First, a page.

Credit: (source: blackmamasmatter.org)

Last Updated on April 15, 2022 by BVN

Breanna Reeves |

Black Maternal Health Week spans from April 11-17. The annual campaign started five years ago by the Black Mamas Matter Alliance (BMMA) to promote awareness and foster action surrounding the state of Black maternal health in the U.S. This year’s theme is “Building for Liberation: Centering Black Mamas, Black Families and Black Systems of Care.”

In recognizing this week, the intended goal is to deepen the conversation about Black maternal health, amplify policy and research and center the voices of Black mothers, women and families, according to BMMA. 

The White House officially recognized Black Maternal Health week last year on ​​April 13, 2021. In his proclamation, President Biden called on Americans to “raise awareness of the state of Black maternal health in the United States by understanding the consequences of systemic discrimination, recognizing the scope of this problem and the need for urgent solutions…”

The public should know and recognize the importance of dignified perinatal care, according to Stephanie Bryant, Program Chief of the Maternal Child Adolescent Program at Riverside University Health System– Public Health and director of Riverside County’s Black Infant Health Program. 

Black Maternal Health Week was started five years ago by the Black Mamas Matter Alliance (BMMA) to promote awareness and foster action surrounding the state of Black maternal health in the U.S.  (source: blackmamasmatter.org)

“We want all of our babies to be born healthy. We want all of our babies to have a chance at life and we want all of our moms to have the same equitable access to resources and services so they can have the best outcomes,” Bryant explained.

According to Bryant the question often becomes why are we focusing on a particular population. “But, at the end of the day, when we sometimes provide resources and services to the most vulnerable group, when it’s quality services, it translates into improving practices for everyone.”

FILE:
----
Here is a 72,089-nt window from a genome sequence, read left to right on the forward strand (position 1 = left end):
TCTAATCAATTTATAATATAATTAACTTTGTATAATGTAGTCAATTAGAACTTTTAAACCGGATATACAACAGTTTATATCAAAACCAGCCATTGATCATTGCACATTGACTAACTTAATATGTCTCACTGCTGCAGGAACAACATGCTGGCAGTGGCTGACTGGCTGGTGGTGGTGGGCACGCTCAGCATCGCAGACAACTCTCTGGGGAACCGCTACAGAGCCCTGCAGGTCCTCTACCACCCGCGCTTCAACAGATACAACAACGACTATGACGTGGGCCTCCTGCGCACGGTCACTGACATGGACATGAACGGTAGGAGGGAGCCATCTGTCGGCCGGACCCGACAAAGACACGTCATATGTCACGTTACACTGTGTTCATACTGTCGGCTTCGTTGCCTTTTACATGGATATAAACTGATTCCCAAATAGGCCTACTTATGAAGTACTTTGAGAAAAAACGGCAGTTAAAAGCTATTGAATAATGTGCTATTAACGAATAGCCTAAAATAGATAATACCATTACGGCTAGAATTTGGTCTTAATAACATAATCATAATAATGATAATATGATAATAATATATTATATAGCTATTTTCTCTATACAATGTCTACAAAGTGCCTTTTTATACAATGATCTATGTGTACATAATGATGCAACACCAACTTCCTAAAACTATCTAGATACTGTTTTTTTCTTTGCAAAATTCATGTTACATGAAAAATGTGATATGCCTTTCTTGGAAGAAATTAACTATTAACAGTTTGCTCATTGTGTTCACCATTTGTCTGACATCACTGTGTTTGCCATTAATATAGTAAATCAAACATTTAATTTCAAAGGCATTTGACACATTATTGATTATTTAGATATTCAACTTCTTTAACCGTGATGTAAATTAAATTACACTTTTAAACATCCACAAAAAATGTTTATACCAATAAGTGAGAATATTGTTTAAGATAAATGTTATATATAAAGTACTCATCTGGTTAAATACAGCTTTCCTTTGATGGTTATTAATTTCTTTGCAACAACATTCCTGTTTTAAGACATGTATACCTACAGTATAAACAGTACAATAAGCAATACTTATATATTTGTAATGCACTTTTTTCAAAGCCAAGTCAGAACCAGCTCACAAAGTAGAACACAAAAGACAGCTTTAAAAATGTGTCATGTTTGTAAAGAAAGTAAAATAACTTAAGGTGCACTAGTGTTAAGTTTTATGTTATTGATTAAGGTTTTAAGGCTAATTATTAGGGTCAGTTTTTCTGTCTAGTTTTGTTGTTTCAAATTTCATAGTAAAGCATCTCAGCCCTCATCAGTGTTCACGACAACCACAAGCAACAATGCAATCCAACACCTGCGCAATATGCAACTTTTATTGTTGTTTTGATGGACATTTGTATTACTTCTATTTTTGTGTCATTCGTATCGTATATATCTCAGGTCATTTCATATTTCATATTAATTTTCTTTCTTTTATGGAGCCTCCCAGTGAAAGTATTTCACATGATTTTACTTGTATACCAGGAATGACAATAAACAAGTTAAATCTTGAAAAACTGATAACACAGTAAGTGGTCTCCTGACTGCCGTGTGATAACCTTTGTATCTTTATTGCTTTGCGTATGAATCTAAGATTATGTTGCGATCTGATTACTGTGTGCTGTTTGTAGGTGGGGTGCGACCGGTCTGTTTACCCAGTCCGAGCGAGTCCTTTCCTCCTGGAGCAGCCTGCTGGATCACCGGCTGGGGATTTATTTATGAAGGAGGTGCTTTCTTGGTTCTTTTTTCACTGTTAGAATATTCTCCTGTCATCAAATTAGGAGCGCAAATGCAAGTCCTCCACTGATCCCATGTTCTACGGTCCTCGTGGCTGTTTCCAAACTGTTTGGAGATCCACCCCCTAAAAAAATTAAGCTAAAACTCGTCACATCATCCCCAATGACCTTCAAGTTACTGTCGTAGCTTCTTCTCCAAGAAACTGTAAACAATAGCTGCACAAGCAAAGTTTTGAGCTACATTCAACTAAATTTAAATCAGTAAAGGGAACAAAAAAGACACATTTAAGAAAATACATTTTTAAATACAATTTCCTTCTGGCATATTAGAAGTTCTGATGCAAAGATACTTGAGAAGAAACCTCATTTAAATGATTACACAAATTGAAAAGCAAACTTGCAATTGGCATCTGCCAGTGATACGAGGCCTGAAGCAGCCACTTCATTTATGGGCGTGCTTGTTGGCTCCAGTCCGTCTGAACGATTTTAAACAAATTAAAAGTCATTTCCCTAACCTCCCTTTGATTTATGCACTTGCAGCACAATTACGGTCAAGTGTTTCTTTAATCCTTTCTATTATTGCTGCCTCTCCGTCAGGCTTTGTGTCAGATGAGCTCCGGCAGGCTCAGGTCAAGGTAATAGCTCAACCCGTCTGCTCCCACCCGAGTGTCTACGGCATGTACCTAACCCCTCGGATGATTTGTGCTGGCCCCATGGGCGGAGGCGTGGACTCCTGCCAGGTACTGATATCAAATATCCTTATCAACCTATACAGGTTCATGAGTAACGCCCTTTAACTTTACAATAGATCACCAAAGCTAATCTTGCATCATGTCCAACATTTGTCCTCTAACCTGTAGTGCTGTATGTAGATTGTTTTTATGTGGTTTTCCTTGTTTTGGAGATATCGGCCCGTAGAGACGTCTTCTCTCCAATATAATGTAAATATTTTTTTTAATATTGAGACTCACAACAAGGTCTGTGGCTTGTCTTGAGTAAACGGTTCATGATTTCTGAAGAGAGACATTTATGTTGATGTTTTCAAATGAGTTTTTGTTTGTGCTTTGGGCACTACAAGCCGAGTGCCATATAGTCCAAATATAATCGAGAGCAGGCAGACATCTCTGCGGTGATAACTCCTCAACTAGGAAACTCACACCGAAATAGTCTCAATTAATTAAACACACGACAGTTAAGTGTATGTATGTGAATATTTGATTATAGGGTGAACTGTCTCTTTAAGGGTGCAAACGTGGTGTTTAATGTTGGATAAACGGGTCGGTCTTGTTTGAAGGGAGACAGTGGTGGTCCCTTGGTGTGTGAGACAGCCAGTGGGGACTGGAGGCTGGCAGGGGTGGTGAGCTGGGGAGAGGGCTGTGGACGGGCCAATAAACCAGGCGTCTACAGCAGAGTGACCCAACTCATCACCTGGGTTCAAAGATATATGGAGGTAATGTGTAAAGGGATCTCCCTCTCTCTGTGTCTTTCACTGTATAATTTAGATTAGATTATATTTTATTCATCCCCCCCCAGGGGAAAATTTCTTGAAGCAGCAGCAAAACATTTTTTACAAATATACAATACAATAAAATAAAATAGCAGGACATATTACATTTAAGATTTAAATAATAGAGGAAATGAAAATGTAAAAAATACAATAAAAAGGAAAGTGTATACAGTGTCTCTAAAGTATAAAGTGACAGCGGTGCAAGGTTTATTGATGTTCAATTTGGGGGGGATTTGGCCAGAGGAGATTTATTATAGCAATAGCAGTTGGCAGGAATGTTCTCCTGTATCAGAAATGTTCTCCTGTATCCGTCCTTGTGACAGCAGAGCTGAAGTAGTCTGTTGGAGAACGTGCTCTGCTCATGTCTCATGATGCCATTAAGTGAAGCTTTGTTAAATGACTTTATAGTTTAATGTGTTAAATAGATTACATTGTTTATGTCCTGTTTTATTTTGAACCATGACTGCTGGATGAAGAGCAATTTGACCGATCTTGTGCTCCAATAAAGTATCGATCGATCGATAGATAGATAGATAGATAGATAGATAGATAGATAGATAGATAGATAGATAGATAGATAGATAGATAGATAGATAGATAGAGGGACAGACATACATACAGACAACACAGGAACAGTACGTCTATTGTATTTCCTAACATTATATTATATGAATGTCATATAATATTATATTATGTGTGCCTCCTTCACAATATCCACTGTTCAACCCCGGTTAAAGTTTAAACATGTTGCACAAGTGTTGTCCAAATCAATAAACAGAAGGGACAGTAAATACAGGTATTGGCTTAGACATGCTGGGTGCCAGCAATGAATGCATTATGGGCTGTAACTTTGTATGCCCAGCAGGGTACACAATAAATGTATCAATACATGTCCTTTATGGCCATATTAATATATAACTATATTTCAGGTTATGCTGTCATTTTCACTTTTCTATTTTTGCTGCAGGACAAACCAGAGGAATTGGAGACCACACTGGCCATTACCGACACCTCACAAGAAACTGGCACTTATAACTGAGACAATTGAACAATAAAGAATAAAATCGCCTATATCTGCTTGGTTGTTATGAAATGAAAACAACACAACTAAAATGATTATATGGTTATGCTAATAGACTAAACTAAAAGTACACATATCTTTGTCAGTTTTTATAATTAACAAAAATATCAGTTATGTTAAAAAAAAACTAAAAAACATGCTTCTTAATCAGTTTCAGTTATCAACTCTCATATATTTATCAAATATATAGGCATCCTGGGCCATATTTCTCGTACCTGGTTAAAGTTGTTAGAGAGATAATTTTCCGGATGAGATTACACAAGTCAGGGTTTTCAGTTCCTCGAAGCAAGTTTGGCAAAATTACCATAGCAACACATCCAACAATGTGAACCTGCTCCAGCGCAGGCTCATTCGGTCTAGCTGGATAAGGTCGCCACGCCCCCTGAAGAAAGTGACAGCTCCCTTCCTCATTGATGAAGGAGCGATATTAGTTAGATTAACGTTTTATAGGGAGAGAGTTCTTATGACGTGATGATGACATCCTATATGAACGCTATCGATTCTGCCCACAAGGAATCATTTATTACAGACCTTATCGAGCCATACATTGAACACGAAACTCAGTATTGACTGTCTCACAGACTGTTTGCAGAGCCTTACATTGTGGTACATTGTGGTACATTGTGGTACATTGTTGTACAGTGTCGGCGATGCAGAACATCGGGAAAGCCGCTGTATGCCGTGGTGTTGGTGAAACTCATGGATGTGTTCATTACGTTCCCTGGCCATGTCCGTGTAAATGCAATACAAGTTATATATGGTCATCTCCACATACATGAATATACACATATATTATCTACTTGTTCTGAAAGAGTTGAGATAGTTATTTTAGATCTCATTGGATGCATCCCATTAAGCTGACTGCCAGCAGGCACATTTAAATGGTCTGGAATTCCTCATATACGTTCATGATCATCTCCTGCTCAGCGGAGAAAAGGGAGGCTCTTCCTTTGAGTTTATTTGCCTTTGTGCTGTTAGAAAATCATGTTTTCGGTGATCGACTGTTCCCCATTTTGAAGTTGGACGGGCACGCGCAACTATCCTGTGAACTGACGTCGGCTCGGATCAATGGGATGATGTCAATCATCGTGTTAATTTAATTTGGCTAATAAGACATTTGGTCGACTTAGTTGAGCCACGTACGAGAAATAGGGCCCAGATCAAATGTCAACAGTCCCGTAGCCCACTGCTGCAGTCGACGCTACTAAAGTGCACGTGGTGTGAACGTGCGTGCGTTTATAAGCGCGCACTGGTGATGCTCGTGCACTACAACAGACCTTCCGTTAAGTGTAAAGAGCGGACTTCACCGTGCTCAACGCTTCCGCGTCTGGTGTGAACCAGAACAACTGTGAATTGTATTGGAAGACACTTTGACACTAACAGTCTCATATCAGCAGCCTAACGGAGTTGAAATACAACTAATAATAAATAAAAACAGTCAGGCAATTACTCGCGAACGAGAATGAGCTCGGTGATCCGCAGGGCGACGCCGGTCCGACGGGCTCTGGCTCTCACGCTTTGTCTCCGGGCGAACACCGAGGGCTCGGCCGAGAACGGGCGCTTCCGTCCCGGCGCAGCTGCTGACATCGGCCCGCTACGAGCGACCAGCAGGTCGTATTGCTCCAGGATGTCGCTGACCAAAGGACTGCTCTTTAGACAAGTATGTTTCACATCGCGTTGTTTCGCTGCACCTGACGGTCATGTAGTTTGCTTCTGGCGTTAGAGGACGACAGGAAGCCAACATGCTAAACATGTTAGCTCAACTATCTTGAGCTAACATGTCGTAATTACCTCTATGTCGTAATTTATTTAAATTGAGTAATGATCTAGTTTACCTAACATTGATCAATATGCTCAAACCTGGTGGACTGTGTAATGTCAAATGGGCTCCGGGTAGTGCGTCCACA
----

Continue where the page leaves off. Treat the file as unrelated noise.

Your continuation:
What is maternal mortality?

The Center for Disease Control and Prevention defines maternal mortality (pregnancy-related death) as the “death of a woman while pregnant or within 42 days of termination of pregnancy.” 

In the U.S. maternal mortality impacts Black pregnant women/ birthing people at a disparate rate, with Black mothers nearly four times more likely than white mothers to die from pregnancy-related causes, according to the California Department of Public Health. Black women also are at 1.7 times higher risk of having a preterm birth compared to white women.

California has one of the lowest maternal mortality rates in the country, but Black mothers still have a higher maternal mortality rate compared to other racial groups. According to a 2021 California Pregnancy Mortality Surveillance System (CA-PMSS) report, from 2014-2016, pregnancy-related deaths for Black women was 56.2 deaths per 100,000 births, four-to-six times greater than the maternal mortality rate of other racial groups.

During the pandemic, many cities across California, like Riverside, declared racism a public health crisis. In addition to increased racial tension due to police violence, disparities regarding the rate at which COVID-19 and other health-related outcomes impacted Black communities and communities of color became glaringly apparent.

I think one thing that COVID did was really elevate and bring greater attention and awareness to the fact that health disparities in the Black community, and other communities of color, do exist. So, if there’s anything good that came out of COVID, that is it,” said Rhonda Smith, director of the California Black Health Network, a Black-led, statewide organization dedicated to advancing health equity for Black Californians. 

Smith explained that the significance of Black Maternal Health week is to bring greater attention and awareness to the crisis of Black maternal mortality. With more focus on addressing this issue, Smith believes this could result in a shift that could lead to telling a different story about what’s happening to Black moms further down the road.

What do we know about what contributes to maternal mortality?

Black mothers are nearly four times more likely than white mothers to die from pregnancy-related causes. (source: cdc.gov)

The CDC notes that there are several factors that contribute to disparities in maternal health outcomes such as inequitable treatment in healthcare, structural racism, underlying chronic conditions, implicit bias and social determinants of health.

“When you look across entire demographics, and some populations within the Black community, and especially in underserved communities, access to health and prenatal care becomes an issue. And when we talk about access, it’s not just access, but also the quality of that care,” Smith said. Like many Black women, Smith is no stranger to hearing devastating experiences about Black mothers who were denied treatment, ignored and disregarded by healthcare professionals.